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In Excel 2007 I use the following formula to refer to cells in other worksheets in the same workbook:

=INDIRECT($B$2&"!A9")

B2 contains the name of the worksheet containing the target cells (I want to turn this into a template, so I don't enter the name into the formula). The formula works, but I want to use this same formula over multiple rows (A10, A11, A12 [...] A1000). I am using this same code over multiple rows but with different fields (B9, C9 and so on), with a variety of different content types (data, number, text).

An alternate version of the formula is as follows:

='Worksheetname'!A9

But again, this requires hard-coding the name of the worksheet, which is not desirable for me.

Because of the sheer volume of the rows manual editing is not an option: is there any way to alter this formula so I can easily use it over multiple rows? Preferably without the use of VBA, but that is not a requirement.

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2 Answers 2

up vote 2 down vote accepted

If your records are located in the same cells in both worksheets, then you can use something like following:

=INDIRECT($B$2&"!"&ADDRESS(ROW();COLUMN()))

IF now, then you can easily offset them using given ADDRESS function

P.S. Please be aware with INDIRECT function that it slows down calculation performance on your workbook (few functions are OK, but if you have 10,000 of them then you might see some delay)

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This does not work: what exactly do I need to enter if I want to load the information from cell A9? They are not located in the same place in the other worksheet. –  Thomas Jacobs Jun 11 at 11:28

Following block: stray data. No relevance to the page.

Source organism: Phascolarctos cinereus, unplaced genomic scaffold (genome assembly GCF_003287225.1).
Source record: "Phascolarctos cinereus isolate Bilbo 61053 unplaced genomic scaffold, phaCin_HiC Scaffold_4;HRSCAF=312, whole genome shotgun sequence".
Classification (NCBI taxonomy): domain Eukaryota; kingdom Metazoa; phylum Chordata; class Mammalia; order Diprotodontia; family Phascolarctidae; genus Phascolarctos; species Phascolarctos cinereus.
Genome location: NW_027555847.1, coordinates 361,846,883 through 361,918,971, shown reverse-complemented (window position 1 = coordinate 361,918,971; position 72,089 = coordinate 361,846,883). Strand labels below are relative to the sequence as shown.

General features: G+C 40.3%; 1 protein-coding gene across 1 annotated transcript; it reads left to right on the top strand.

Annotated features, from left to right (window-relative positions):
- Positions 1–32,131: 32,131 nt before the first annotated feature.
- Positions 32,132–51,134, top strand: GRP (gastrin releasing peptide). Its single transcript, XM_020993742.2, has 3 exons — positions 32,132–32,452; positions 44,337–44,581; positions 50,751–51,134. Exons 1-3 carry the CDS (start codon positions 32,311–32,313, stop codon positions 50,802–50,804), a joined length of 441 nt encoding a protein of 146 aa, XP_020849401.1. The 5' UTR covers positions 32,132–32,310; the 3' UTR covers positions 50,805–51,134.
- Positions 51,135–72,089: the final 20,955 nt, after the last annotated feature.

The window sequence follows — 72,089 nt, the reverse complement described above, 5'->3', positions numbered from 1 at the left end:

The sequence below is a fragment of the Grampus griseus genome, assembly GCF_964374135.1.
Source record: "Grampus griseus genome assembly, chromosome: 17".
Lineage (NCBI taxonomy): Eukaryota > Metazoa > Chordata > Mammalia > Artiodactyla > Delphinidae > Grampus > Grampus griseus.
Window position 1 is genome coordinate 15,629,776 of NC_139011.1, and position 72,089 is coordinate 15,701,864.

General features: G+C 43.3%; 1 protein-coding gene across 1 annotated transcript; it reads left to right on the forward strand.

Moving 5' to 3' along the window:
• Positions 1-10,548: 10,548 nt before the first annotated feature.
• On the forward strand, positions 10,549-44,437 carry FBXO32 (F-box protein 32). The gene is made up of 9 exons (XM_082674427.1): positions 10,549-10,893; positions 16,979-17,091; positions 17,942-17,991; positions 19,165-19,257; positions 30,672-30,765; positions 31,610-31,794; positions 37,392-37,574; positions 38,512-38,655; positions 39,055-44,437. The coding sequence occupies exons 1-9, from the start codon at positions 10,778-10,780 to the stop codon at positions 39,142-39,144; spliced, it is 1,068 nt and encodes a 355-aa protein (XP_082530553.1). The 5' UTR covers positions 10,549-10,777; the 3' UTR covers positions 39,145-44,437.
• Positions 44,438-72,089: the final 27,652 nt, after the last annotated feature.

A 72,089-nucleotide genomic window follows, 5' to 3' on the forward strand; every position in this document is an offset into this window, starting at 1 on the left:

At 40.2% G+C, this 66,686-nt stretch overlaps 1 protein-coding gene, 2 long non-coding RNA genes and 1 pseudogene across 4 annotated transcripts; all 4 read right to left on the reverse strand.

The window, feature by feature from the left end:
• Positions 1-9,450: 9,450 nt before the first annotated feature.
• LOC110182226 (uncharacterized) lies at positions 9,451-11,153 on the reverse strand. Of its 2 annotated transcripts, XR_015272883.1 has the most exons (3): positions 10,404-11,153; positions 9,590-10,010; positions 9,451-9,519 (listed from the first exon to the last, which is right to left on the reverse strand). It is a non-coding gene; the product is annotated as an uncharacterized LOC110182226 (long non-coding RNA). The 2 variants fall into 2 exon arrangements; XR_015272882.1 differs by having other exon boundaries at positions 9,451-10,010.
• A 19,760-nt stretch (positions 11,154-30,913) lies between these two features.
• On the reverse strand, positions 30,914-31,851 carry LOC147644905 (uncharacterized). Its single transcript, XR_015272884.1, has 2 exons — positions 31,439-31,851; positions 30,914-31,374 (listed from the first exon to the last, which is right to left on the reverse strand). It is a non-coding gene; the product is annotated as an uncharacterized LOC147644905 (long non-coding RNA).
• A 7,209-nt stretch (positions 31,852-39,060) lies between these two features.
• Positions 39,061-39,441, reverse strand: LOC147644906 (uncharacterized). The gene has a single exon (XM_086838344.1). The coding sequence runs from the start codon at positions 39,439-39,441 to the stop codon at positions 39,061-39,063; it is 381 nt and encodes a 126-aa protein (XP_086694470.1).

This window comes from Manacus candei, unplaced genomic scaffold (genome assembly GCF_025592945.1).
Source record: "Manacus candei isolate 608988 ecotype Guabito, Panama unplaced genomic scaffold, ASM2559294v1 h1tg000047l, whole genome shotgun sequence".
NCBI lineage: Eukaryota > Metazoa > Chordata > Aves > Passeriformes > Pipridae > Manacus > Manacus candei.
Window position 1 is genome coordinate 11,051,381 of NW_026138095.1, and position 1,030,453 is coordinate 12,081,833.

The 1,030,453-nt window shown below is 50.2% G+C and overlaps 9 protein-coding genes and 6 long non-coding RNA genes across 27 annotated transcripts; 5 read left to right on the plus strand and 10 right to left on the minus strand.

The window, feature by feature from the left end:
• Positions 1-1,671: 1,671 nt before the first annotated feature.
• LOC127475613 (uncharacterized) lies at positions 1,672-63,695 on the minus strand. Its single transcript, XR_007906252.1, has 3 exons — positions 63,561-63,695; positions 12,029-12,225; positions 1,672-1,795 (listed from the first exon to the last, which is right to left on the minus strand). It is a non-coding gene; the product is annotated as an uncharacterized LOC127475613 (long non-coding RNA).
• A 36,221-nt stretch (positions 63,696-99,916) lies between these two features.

formula ADDRESS(ROW();COLUMN()) simply returns location of a current cell. Here you can do for example ROW()+10 to offset by 10 rows etc. I am not quite sure what you want to achieve? –  Robert J. Jun 11 at 11:34
    
Ah, so if I want to get cell A9 I enter something like ADDRESS(ROW()+9;COLUMN()+1)? –  Thomas Jacobs Jun 11 at 11:39
    
if you want directly cell A9 you can do =INDIRECT($B$2&"!"&"A9") directly. What you did was thatt you have created an offset of the current cell. Having said that, if actual formula was in cell B10, then your ROW()+9,COLUMN()+1 would return address of C19 –  Robert J. Jun 11 at 11:43
    
Ah, it's clear now. It's a bit of a bother to enter the stuff at first, but when it's in there it's in there. And regarding the INDIRECT thing: the worksheet needs to have space for a potential of thousands of fields, but in practice only a fraction of those fields will be in use. But anyway, thank you! –  Thomas Jacobs Jun 11 at 12:19

If you want to use the same formulas for several columns as well you could include something like this:

=INDIRECT("'"&$B$2&"'!"&ADDRESS(MATCH($B4;INDIRECT(CONCATENATE    ($B$2;"!";"B:B"));0);MATCH(B$3;INDIRECT(CONCATENATE($D$2;"!";"A3:AR3"));0)))

B2=reference to sheet name
B4=first row for your data
B3=Column header
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